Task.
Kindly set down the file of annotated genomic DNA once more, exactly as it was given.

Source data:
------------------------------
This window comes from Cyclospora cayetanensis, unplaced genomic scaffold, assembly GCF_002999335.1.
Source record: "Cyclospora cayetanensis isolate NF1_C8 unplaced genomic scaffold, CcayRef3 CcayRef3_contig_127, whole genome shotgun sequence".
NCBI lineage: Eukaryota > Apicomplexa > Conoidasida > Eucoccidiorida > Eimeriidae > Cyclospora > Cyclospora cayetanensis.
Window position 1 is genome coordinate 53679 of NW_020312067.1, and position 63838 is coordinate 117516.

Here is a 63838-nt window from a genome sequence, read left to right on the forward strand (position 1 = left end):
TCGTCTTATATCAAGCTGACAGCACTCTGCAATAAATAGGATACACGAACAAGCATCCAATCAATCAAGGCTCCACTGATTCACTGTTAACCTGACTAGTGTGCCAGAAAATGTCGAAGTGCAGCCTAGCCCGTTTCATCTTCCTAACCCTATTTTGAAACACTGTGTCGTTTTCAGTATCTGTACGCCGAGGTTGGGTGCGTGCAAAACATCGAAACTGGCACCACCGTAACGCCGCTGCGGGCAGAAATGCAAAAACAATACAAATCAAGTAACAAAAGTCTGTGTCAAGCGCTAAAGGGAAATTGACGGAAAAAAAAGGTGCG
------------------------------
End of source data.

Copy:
This window comes from Cyclospora cayetanensis, unplaced genomic scaffold, assembly GCF_002999335.1.
Source record: "Cyclospora cayetanensis isolate NF1_C8 unplaced genomic scaffold, CcayRef3 CcayRef3_contig_127, whole genome shotgun sequence".
NCBI lineage: Eukaryota > Apicomplexa > Conoidasida > Eucoccidiorida > Eimeriidae > Cyclospora > Cyclospora cayetanensis.
Window position 1 is genome coordinate 53679 of NW_020312067.1, and position 63838 is coordinate 117516.

Here is a 63838-nt window from a genome sequence, read left to right on the forward strand (position 1 = left end):
TCGTCTTATATCAAGCTGACAGCACTCTGCAATAAATAGGATACACGAACAAGCATCCAATCAATCAAGGCTCCACTGATTCACTGTTAACCTGACTAGTGTGCCAGAAAATGTCGAAGTGCAGCCTAGCCCGTTTCATCTTCCTAACCCTATTTTGAAACACTGTGTCGTTTTCAGTATCTGTACGCCGAGGTTGGGTGCGTGCAAAACATCGAAACTGGCACCACCGTAACGCCGCTGCGGGCAGAAATGCAAAAACAATACAAATCAAGTAACAAAAGTCTGTGTCAAGCGCTAAAGGGAAATTGACGGAAAAAAAAGGTGCG